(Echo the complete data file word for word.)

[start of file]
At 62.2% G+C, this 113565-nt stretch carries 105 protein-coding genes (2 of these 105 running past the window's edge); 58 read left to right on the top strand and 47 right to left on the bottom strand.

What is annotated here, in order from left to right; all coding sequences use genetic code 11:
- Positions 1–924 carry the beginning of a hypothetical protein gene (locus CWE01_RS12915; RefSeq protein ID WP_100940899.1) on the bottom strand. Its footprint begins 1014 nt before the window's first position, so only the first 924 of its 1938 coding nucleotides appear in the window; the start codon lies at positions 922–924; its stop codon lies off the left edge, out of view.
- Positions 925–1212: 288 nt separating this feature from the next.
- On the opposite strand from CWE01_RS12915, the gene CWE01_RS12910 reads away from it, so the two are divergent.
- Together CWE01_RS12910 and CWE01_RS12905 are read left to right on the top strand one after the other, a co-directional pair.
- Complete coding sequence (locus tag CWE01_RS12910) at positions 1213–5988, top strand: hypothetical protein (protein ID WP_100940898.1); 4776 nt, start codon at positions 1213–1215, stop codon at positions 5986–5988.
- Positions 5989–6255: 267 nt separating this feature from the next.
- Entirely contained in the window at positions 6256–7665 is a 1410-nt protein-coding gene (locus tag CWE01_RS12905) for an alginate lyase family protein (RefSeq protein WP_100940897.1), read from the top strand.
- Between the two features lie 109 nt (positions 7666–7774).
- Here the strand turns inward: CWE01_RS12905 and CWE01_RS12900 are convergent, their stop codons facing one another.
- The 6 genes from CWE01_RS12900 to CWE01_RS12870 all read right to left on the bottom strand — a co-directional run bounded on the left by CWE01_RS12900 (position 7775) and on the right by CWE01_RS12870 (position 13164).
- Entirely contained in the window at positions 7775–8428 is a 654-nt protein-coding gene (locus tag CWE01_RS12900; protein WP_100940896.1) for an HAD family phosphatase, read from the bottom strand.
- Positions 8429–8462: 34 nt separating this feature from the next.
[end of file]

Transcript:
At 62.2% G+C, this 113565-nt stretch carries 105 protein-coding genes (2 of these 105 running past the window's edge); 58 read left to right on the top strand and 47 right to left on the bottom strand.

What is annotated here, in order from left to right; all coding sequences use genetic code 11:
- Positions 1–924 carry the beginning of a hypothetical protein gene (locus CWE01_RS12915; RefSeq protein ID WP_100940899.1) on the bottom strand. Its footprint begins 1014 nt before the window's first position, so only the first 924 of its 1938 coding nucleotides appear in the window; the start codon lies at positions 922–924; its stop codon lies off the left edge, out of view.
- Positions 925–1212: 288 nt separating this feature from the next.
- On the opposite strand from CWE01_RS12915, the gene CWE01_RS12910 reads away from it, so the two are divergent.
- Together CWE01_RS12910 and CWE01_RS12905 are read left to right on the top strand one after the other, a co-directional pair.
- Complete coding sequence (locus tag CWE01_RS12910) at positions 1213–5988, top strand: hypothetical protein (protein ID WP_100940898.1); 4776 nt, start codon at positions 1213–1215, stop codon at positions 5986–5988.
- Positions 5989–6255: 267 nt separating this feature from the next.
- Entirely contained in the window at positions 6256–7665 is a 1410-nt protein-coding gene (locus tag CWE01_RS12905) for an alginate lyase family protein (RefSeq protein WP_100940897.1), read from the top strand.
- Between the two features lie 109 nt (positions 7666–7774).
- Here the strand turns inward: CWE01_RS12905 and CWE01_RS12900 are convergent, their stop codons facing one another.
- The 6 genes from CWE01_RS12900 to CWE01_RS12870 all read right to left on the bottom strand — a co-directional run bounded on the left by CWE01_RS12900 (position 7775) and on the right by CWE01_RS12870 (position 13164).
- Entirely contained in the window at positions 7775–8428 is a 654-nt protein-coding gene (locus tag CWE01_RS12900; protein WP_100940896.1) for an HAD family phosphatase, read from the bottom strand.
- Positions 8429–8462: 34 nt separating this feature from the next.